Lebanon: Does The American University In Crisis Deserve All This Fuss?

Ghalia Al Alwani- Syrian Journalist
In light of the country’s and AUB’s struggles as of late, all of this serves to question, if AUB doesn’t represent its student’s best interests, then who exactly does it represent?

One thing is for certain: I owe everything I retain in my skill set to what I’ve learned in the American University of Beirut. Today, I am once again in a situation that has been all too familiar for me during my years at the institution: stuck at a crossroads between appreciating the immense privilege and wealth of experience I have access to as a student at AUB, and acknowledging the gravity of the disappointment towards senior management, compounded over the mishandling and apparent negligence of its students’ and community’s best interest.

AUB made headlines last week after a grim letter was mass emailed to its thousands of students, alumni, staff, and professors, in which Dr. Fadlo Khoury, it’s 16th president, sounded the alarms that the institution was facing the worst economic crisis since its founding.

My university, one of the oldest and most prestigious universities in the Arab region, founded in 1866, having survived a civil war, two president assassinations and a bomb detonating in one of its buildings, was now ultimately facing its own economic collapse, and announcing that many painful amendments to its structure would be implemented to combat the situation at hand.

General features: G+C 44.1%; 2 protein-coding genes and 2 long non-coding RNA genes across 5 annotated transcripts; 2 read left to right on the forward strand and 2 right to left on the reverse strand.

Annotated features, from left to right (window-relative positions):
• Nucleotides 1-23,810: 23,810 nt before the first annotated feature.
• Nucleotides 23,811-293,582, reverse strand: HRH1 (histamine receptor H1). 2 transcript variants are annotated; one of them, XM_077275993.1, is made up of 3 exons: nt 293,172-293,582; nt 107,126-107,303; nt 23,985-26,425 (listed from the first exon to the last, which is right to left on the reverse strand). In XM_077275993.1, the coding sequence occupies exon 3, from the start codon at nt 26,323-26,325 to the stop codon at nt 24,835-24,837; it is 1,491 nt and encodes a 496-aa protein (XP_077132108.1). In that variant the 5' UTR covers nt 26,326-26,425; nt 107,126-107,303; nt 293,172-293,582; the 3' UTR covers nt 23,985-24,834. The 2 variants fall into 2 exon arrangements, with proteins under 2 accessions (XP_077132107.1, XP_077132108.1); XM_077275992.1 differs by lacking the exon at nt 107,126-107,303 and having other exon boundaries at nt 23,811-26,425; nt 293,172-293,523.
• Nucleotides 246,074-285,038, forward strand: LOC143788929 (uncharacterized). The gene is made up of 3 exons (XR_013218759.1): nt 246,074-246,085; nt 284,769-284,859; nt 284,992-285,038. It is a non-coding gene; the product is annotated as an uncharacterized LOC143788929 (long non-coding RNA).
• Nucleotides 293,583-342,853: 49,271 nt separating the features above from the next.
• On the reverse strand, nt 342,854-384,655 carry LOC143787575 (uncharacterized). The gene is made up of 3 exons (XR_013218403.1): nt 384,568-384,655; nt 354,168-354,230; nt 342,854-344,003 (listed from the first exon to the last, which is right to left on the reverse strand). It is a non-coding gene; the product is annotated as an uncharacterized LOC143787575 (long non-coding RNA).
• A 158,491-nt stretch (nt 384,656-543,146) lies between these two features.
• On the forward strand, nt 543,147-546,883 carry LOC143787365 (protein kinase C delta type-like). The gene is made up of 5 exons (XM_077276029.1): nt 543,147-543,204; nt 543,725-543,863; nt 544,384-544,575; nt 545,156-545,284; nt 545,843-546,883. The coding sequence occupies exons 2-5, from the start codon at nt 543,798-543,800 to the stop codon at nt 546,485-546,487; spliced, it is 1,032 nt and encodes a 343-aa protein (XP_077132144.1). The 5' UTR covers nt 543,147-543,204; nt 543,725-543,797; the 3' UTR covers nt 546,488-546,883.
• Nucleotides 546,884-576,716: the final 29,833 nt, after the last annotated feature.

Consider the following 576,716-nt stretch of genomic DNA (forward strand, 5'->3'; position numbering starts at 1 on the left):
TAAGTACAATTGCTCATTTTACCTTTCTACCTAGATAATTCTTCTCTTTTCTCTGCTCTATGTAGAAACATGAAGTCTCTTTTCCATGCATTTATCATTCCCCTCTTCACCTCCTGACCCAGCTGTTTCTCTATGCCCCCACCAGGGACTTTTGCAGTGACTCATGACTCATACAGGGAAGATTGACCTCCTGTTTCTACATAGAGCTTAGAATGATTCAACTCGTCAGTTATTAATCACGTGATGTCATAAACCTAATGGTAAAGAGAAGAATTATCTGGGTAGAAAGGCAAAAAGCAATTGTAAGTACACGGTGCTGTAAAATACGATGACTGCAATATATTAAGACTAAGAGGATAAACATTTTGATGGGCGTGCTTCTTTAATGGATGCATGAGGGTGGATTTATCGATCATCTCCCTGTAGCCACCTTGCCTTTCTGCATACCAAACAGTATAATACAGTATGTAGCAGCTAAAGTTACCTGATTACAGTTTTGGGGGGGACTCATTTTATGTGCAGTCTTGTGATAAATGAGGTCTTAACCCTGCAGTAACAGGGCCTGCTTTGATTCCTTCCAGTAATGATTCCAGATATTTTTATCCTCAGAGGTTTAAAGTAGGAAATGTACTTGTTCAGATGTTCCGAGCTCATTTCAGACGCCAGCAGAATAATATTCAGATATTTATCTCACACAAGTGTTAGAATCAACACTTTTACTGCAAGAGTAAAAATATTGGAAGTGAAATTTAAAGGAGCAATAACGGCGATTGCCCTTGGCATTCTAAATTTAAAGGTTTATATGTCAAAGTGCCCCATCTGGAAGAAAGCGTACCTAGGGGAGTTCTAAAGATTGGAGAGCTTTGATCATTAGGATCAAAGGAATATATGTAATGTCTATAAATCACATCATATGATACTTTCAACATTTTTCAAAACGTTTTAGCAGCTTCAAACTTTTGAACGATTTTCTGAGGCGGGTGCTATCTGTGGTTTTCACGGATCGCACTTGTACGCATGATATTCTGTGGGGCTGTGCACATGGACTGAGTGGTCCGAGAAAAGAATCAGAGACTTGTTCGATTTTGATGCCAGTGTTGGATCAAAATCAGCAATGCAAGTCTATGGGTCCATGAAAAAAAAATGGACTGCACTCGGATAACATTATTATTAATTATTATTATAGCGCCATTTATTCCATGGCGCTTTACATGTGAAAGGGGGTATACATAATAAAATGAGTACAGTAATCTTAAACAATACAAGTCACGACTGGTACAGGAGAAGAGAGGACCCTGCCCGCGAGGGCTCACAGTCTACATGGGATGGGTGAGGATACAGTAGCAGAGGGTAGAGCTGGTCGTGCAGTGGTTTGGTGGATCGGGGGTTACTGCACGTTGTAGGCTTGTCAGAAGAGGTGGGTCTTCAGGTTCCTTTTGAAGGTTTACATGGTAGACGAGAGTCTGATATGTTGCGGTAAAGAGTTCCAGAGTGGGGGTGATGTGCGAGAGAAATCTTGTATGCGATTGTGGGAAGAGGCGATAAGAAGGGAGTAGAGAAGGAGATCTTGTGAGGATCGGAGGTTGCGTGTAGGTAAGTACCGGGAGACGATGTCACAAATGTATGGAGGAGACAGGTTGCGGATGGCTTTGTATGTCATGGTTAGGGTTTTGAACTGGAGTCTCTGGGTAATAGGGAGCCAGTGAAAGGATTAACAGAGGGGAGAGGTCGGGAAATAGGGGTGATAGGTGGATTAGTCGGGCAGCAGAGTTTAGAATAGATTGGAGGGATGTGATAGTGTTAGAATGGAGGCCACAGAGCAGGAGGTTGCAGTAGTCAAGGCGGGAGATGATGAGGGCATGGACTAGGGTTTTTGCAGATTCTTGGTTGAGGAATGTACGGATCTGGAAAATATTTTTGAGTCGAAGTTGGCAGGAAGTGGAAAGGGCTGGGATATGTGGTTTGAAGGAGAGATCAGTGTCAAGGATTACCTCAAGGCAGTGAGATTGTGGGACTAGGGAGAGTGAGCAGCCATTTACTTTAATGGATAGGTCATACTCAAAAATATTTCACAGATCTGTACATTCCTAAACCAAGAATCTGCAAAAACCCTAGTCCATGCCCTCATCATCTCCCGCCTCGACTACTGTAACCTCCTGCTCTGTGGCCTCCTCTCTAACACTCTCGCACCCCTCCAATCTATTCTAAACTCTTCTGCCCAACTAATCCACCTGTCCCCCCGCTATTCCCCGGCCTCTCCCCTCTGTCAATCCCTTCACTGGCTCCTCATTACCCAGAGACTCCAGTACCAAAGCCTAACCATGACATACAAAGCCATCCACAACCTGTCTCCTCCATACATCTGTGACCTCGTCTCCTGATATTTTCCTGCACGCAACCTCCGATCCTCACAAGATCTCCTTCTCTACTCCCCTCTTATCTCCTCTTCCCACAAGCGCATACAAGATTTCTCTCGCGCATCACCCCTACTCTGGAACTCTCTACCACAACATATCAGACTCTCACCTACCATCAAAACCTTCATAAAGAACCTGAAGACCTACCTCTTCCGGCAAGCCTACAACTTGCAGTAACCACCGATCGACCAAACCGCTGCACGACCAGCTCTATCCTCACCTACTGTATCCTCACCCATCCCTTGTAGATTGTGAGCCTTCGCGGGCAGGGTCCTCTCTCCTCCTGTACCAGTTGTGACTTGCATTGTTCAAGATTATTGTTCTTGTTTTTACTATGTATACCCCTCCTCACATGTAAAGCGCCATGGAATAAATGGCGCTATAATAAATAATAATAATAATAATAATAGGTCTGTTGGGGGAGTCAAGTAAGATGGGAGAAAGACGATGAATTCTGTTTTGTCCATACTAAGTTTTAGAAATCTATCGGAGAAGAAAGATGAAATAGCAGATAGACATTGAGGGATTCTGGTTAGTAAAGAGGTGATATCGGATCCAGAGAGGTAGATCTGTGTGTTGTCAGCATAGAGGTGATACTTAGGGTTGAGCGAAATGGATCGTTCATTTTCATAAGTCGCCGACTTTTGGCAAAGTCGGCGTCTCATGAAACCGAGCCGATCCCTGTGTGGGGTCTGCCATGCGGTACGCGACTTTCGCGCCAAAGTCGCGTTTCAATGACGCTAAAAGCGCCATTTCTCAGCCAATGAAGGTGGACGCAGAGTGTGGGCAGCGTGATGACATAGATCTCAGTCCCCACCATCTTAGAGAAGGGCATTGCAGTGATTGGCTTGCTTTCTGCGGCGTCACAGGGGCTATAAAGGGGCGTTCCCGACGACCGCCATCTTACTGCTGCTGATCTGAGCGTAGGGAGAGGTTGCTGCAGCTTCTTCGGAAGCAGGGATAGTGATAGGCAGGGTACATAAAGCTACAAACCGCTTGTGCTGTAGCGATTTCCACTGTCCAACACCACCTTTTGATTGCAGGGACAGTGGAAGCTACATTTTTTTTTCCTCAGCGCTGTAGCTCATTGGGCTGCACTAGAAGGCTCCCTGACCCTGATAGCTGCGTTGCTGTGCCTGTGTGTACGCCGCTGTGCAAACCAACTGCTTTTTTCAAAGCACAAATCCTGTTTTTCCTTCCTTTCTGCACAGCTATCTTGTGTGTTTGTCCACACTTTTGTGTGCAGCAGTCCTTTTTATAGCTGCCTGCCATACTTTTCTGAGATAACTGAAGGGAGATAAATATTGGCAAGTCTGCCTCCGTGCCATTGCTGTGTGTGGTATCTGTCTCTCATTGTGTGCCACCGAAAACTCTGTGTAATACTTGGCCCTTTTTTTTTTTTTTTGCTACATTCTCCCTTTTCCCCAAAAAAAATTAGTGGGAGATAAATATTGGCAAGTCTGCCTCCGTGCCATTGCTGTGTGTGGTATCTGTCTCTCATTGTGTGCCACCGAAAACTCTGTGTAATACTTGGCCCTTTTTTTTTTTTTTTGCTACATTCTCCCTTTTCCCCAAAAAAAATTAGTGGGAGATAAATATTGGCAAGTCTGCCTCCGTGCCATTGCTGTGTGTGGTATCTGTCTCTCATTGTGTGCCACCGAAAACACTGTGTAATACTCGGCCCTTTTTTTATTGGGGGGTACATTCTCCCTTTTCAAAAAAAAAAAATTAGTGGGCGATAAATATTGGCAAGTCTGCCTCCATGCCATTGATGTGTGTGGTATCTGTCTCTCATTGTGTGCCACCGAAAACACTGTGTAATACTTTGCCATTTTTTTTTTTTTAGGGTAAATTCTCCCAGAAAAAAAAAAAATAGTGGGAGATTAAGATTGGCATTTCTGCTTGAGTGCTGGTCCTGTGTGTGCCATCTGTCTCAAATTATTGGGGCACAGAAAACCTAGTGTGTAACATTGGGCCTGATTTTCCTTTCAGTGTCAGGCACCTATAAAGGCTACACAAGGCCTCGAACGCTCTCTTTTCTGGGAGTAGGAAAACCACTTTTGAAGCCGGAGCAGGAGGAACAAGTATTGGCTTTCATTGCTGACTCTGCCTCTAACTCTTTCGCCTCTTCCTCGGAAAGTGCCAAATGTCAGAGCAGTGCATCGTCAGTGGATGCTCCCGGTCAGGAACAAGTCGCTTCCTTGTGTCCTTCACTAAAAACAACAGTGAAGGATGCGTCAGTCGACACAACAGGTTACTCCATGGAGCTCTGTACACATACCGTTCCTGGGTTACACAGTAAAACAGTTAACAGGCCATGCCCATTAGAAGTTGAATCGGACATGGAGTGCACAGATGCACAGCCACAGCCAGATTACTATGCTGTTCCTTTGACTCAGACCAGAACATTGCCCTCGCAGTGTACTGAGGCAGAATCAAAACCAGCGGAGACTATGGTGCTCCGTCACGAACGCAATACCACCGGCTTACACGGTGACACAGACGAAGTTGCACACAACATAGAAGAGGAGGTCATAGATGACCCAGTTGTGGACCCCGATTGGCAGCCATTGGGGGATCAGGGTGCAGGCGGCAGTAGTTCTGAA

Where did the money go?

Setting aside concerns about- in Khuri’s words- “Lebanon and the region having no hope whatsoever if AUB cannot fulfill its mission”, the email sparked a wave of controversy amongst its students, alongside an incredulous amount of questions, summarized under the headline: where did the money go? How did AUB manage to get itself into such a dire predicament? Is this an inevitability of our context, or was this a lack of foresight on part of AUB?

“I feel that there must have been years of corruption and mismanagement of funds for a university that charges rates higher than ones charged by premium universities in Europe to go broke,” laments Marwan, a Graduate student in AUB’s Public Policy and International Affairs Program. “Their own professors, such as Charbel Nahas and Jad Chaaban, had been for years warning of an economic collapse, and instead of AUB bracing for it, it decided to expand its medical center.”

When one steps outside campus confines the environment drastically changes from the moderated community, under a manufactured cultural climate like the university’s; one then becomes conscious that AUB borders an elitist bubble.

Painfully high fiscal values were jammed into a few paragraphs in the email, a sort of miserable and belated effort of transparency that only served as an eyesore to those reading it. Khuri organized a press conference to address questions surrounding the monetary values and AUB’s future with a handful of journalists last Wednesday, oddly deciding to leave most of its students in the dark about the details of the prospects of their academic careers at the university, and the confusion remains rampant.